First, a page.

Oh, Baby! Weaving Wide Cloth on Small Looms

Whatever anyone tells you, size matters. Loom width is the bane of many a weaver. That 15-inch to 21-inch rigid-heddle or table loom that fits in your home and your life may be your pride and joy, but when it comes time to make a baby blanket, a wide shawl, or a standard-sized dish towel, you have to become resourceful.  Even with floor looms, unless you have some kind of commercial loom, you’ll likely need to improvise to weave a bath towel or full-sized coverlet.

Learn doubleweave and start weaving cloth wider than your loom!

(I did see a production Toika loom once that must have been 90 inches wide. The bench was on a rail, so the weaver could throw the shuttle at one side, kick off, and slide to the other side to catch it.  If I’d had the space and money, I’d have bought it for the sheer aerobic joy.)

If you want to weave cloth wider than your loom, you have a few choices. You can weave doublecloth that is open on one selvedge. Jennifer Moore’s excellent doubleweave eBook and doubleweave video explain how to do this on a shaft loom.

Jane Patrick’s book The Weaver’s Idea Book shows how it can be done on a rigid-heddle loom with two heddles. I find doubleweaving to be pretty magical, although it takes time and careful attention to keeping the layers separate.

The other time-honored choice is to weave your cloth in narrower panels and then join them. The trick here is to keep length consistent, match any patterns, and make the joins attractive or invisible. African Kente cloth is woven in long strips and joined, and I have seen backstrap-woven mantas in Peru joined with stitching and embroidery that becomes part of the overall design.

Now you can weave projects wider than your loom, without having to use doubleweave!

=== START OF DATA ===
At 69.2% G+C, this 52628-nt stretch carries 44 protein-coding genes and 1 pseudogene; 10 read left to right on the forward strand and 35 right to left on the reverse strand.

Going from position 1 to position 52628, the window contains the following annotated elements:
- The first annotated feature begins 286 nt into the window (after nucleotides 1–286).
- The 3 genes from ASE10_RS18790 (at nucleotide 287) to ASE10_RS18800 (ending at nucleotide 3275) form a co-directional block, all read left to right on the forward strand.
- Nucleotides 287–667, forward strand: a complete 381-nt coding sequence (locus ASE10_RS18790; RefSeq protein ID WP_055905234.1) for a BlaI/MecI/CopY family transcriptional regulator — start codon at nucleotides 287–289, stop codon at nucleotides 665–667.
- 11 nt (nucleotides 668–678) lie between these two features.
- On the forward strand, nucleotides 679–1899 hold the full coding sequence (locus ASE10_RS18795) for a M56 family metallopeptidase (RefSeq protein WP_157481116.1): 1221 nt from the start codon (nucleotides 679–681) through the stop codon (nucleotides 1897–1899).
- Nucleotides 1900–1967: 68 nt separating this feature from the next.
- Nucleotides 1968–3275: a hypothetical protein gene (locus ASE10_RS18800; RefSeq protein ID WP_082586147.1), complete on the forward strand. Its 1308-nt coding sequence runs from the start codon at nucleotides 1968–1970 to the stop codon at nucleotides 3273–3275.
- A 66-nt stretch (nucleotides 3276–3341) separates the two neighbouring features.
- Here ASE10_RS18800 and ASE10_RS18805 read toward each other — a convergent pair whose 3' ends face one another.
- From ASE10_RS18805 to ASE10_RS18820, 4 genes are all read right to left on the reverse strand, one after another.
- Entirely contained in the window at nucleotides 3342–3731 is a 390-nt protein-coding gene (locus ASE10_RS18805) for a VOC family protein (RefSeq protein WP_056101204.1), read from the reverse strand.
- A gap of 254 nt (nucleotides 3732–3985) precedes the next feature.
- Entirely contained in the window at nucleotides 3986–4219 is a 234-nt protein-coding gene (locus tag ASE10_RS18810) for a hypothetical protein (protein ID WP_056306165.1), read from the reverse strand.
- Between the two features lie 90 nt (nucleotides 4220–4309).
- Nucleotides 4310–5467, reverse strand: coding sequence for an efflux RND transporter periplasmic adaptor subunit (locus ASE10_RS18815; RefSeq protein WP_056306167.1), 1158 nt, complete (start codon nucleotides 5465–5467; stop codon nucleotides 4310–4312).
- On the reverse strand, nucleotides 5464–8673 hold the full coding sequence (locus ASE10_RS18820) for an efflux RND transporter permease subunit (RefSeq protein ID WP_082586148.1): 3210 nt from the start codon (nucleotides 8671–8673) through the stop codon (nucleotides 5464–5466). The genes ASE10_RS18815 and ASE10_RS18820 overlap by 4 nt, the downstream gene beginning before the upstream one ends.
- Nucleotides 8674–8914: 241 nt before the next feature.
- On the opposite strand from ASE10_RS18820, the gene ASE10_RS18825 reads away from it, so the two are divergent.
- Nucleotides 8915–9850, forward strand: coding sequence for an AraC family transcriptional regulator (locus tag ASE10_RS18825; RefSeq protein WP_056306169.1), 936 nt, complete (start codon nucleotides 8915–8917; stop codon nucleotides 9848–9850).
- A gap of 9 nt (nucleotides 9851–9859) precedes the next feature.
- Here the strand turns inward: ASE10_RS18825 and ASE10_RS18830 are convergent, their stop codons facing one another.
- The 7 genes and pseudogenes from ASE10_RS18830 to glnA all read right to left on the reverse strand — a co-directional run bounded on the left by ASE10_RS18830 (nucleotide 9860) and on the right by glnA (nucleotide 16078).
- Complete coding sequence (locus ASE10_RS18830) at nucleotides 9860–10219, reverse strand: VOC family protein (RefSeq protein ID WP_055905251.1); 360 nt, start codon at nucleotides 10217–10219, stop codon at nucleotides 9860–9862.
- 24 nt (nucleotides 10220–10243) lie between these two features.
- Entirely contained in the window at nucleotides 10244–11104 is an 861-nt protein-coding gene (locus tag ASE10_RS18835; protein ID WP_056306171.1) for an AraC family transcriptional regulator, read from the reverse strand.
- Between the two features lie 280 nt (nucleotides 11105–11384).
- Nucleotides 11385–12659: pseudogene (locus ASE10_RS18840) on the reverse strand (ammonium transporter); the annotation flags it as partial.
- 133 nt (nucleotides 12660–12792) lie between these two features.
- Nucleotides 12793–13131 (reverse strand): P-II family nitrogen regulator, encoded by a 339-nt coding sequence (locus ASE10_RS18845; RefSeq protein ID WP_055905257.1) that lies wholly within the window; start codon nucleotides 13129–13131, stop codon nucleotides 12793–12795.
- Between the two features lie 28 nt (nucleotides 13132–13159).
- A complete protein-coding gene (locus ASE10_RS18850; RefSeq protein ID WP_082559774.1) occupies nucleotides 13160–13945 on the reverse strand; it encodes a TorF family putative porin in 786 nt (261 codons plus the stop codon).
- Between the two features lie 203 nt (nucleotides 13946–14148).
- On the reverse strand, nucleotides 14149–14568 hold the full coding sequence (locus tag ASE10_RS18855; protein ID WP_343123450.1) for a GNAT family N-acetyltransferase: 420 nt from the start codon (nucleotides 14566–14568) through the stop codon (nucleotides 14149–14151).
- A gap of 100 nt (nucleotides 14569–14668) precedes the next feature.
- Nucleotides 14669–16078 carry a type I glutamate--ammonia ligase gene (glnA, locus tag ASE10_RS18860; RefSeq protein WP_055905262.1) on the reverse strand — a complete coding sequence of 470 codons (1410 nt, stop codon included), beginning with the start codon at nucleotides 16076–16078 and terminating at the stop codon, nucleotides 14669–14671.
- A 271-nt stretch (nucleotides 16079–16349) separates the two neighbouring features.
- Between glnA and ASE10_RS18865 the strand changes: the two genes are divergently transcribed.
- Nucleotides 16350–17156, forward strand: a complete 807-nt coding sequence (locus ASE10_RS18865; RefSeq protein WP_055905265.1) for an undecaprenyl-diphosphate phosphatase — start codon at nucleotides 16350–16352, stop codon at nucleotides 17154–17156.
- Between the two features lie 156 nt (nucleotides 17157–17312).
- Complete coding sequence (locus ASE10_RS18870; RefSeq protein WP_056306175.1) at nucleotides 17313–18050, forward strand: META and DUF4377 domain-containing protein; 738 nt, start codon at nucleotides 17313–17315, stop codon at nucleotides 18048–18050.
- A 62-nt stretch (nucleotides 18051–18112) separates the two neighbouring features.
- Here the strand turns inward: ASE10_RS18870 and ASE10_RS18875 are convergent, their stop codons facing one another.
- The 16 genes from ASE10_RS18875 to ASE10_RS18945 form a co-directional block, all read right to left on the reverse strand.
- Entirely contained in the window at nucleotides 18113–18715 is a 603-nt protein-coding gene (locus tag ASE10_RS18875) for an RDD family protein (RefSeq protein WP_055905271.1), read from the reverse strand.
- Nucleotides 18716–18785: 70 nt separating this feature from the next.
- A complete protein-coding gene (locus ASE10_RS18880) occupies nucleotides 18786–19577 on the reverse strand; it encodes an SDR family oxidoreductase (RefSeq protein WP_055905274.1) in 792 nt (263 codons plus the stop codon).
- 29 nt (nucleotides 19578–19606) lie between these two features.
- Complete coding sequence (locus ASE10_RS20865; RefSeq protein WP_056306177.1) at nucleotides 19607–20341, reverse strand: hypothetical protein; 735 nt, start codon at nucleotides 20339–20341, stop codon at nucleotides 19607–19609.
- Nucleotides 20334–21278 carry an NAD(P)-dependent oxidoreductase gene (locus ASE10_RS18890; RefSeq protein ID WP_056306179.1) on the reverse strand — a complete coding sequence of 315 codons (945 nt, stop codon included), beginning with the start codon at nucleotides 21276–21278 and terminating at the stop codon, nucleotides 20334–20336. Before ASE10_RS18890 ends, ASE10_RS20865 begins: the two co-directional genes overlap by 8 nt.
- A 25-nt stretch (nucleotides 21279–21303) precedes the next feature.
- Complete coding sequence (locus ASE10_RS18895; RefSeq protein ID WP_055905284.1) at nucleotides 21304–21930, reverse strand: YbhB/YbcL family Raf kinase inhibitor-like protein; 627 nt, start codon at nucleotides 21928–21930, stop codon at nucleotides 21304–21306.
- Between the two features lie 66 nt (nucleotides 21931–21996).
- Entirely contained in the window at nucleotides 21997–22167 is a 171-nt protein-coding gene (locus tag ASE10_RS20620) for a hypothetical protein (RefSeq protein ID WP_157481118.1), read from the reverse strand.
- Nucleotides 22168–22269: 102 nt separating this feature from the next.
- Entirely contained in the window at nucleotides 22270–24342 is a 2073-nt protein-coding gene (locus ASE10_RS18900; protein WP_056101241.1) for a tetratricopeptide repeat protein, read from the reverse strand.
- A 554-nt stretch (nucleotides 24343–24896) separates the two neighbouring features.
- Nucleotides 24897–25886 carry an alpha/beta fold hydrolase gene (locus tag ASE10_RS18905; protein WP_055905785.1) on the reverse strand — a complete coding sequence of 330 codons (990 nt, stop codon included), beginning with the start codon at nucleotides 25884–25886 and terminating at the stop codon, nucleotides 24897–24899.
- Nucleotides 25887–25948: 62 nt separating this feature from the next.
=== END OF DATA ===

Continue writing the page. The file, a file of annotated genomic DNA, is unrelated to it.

Sara Bixler’s clever method for weaving projects wider than your loom. Learn how it’s done in her video!

One of the cleverest solutions I’ve seen in a long time is Sara Bixler’s no-sew technique for joining narrow woven strips into blankets. Sara has developed a way to weave loops and basically crochet the panels together. No matching, no seams, and it looks great. Sara’s done a great video on the technique in which she makes several beautiful baby blankets, but you could use her ideas to make blankets, coverlets, or even really cool kitchen towels.

The moral of this story is: size matters, but the cleverness of the weaver matters more!


Other items you may enjoy:


Ridge Heddle Loom Techniques

3 thoughts on “Oh, Baby! Weaving Wide Cloth on Small Looms

  1. Epic fail on this post. No where does the post link to the no-sew baby blanket kit and so far I can’t find it on the site. Also the post talks about the video but doesn’t convey directly that if you purchase the kit you will get the video or what format the video will be in.
    I’m writing this to help you sell your product. I like this site a great deal and would love to buy this kit, but really you should make it as easy as possible to do one-click shopping for impulse buyers.

  2. In reply to ericbrown2001. I think you’ll find that if you click on the words ‘book’ and ‘video’ they do take you to the relevant products.
    I do agree it’s not very obvious.

  3. Sorry, pressed the add button before I’d finished!! It’s early in the morning here. Likewise if you click on the word ‘kit’ you are taken to the details for that also.